Day of unity: marking Mongolia’s first Olympic gold medal - News.MN

Day of unity: marking Mongolia’s first Olympic gold medal

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2019/12/05

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Day of unity: marking Mongolia’s first Olympic gold medal

Mongolia made its Olympic debut in Tokyo in 1964. The country sent a total of twenty-one athletes representing four sporting categories. That first outing served as a very good learning experience for the Mongolian athletes because in the 1968 Summer Olympics in Mexico City, they won a total of four Olympic medals. Until Beijing 2008, Mongolia had no gold medals in its Olympic history; the first-ever gold medal was won by judoka N.Tuvshinbayar in the men’s 100 kg category.

On 14 August, 2008, N.Tuvshinbayar surprisingly defeated Keiji Suzuki of Japan, who had been the champion of Athens 2004 – by ‘ippon’ in his first match following a win over wrestlers from Germany, South Korean and Azerbaijan. That’s how N.Tuvshinbayar brought Mongolia’s first ever Olympic gold medal home to the great joy as well as unity to the nation. The Olympic victory touched off celebrations by thousands in the central square of Ulaanbaatar. In addition to N.Tuvshinbayar, the following Mongolian athletes also won medals at the 2008 Olympics in Beijing: E.Badar-Uugan (boxing, 57 kg), gold medal; O.Gundegmaa, (25-meter sport pistol) and P.Serdamba (boxing, 48 kg) silver medals. And Mongolian athlete D.Baatarjav won a gold medal at the 2008 Paralympic Games.

The 2008 Olympic triumph was a landmark in the modern history of Mongolia: Fireworks boomed, car horns blared and people celebrated by downing vodka. Mongolia has won medals in wrestling, boxing, shooting and judo in previous games, but never a gold. The victory was timely in re-uniting the nation following the most difficult events in a generation: only a month before, Ulaanbaatar had seen a bloody riot sparked by allegations of fraud surrounding the 2008 legislative election. While initially a peaceful protest, the riot resulted in Mongolia’s first state of emergency which lasted four days, and a military presence (lasting two of those days) was brought into the city to quell the riot. Five people were killed by the police, and the headquarters of the Mongolian People’s Revolutionary Party (who had won the election), which was located next to the Ulaanbaatar Hotel, was set on fire. The nation was stunned and shaken by the heavy handed response of the government; the Olympic victory could not have come at a better time!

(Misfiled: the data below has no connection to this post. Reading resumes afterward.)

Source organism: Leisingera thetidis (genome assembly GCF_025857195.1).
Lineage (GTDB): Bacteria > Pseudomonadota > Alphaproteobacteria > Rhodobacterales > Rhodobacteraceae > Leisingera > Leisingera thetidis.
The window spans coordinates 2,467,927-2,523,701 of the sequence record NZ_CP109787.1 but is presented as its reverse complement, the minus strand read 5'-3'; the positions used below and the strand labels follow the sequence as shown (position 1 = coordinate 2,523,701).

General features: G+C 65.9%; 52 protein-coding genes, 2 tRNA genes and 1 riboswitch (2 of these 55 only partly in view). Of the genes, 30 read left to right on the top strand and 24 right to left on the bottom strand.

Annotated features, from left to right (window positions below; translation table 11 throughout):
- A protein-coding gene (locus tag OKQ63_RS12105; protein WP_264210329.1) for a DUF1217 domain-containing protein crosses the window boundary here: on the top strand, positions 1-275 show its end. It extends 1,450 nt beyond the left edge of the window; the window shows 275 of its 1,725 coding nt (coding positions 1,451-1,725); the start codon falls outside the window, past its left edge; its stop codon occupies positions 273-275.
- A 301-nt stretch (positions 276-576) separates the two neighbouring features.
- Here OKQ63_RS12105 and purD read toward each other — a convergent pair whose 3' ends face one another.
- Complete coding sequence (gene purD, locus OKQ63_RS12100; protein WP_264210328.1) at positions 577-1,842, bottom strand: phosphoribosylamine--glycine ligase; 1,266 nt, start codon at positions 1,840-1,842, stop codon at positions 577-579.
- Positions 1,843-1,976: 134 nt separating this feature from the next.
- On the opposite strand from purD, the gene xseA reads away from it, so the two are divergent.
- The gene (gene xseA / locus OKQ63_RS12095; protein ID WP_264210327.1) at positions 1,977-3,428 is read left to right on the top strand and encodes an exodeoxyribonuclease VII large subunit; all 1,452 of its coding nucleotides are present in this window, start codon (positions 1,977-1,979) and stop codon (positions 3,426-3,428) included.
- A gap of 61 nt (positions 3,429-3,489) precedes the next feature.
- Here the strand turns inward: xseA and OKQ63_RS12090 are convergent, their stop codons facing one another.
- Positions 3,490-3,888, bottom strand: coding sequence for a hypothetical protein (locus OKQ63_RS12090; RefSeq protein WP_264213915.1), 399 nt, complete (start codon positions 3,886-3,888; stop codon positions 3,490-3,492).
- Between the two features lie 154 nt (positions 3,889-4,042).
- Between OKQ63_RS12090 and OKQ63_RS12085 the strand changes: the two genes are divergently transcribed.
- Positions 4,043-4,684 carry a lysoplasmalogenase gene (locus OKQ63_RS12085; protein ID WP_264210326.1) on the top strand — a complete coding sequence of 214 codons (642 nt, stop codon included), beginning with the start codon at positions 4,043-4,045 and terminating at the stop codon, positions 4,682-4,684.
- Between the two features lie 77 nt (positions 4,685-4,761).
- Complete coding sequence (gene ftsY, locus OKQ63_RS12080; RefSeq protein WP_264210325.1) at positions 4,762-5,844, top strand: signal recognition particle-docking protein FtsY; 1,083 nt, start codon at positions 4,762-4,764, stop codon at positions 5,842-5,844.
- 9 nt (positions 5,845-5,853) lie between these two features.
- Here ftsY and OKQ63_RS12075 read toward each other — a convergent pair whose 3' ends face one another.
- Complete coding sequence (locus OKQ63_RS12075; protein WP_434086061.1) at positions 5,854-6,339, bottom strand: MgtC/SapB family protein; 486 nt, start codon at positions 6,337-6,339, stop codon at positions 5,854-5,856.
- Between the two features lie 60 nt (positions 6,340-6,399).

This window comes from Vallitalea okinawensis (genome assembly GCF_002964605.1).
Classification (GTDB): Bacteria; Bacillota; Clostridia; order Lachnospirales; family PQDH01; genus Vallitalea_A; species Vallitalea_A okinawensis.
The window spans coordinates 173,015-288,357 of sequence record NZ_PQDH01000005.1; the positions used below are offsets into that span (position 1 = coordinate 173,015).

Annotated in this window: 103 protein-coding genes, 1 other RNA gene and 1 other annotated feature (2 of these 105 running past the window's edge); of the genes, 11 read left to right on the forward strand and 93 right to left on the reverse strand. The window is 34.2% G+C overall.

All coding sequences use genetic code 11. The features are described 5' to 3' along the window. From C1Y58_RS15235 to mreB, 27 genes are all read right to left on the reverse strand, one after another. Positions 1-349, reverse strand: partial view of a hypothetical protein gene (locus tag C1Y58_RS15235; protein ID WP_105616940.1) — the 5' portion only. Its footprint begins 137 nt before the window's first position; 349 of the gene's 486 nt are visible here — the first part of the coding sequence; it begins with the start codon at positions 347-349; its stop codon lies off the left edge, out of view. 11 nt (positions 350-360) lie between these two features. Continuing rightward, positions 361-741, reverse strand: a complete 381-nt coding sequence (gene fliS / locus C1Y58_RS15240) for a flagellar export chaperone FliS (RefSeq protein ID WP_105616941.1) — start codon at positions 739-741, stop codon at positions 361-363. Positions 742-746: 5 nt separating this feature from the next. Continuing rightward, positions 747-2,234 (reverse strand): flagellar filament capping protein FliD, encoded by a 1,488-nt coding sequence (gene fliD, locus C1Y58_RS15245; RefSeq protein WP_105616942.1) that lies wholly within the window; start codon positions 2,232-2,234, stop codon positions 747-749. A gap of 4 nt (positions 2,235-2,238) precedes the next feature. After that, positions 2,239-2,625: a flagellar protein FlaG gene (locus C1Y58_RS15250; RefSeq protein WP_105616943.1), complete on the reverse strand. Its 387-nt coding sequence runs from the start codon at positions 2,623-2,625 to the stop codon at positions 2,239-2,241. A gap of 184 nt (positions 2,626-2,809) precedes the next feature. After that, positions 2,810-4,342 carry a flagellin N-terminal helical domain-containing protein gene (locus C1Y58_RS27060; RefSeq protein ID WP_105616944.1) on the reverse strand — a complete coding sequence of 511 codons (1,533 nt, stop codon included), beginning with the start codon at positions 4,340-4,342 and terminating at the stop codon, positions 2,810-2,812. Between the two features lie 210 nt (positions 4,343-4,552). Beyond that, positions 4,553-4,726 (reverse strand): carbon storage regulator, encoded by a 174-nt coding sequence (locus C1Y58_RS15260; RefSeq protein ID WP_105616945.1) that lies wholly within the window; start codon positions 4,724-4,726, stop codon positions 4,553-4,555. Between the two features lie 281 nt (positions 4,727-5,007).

Wrestling is an integral part of the Mongolian culture which is why it comes as no surprise that their first Olympic medals came from this sport. Wrestler J.Munkhbat became Mongolia’s first ever Olympic silver medalist at the 1968 Summer Olympics.

With the 2020 Olympics in Tokyo beginning in less than a year, we wish all Mongolia’s Olympic competitors good luck!

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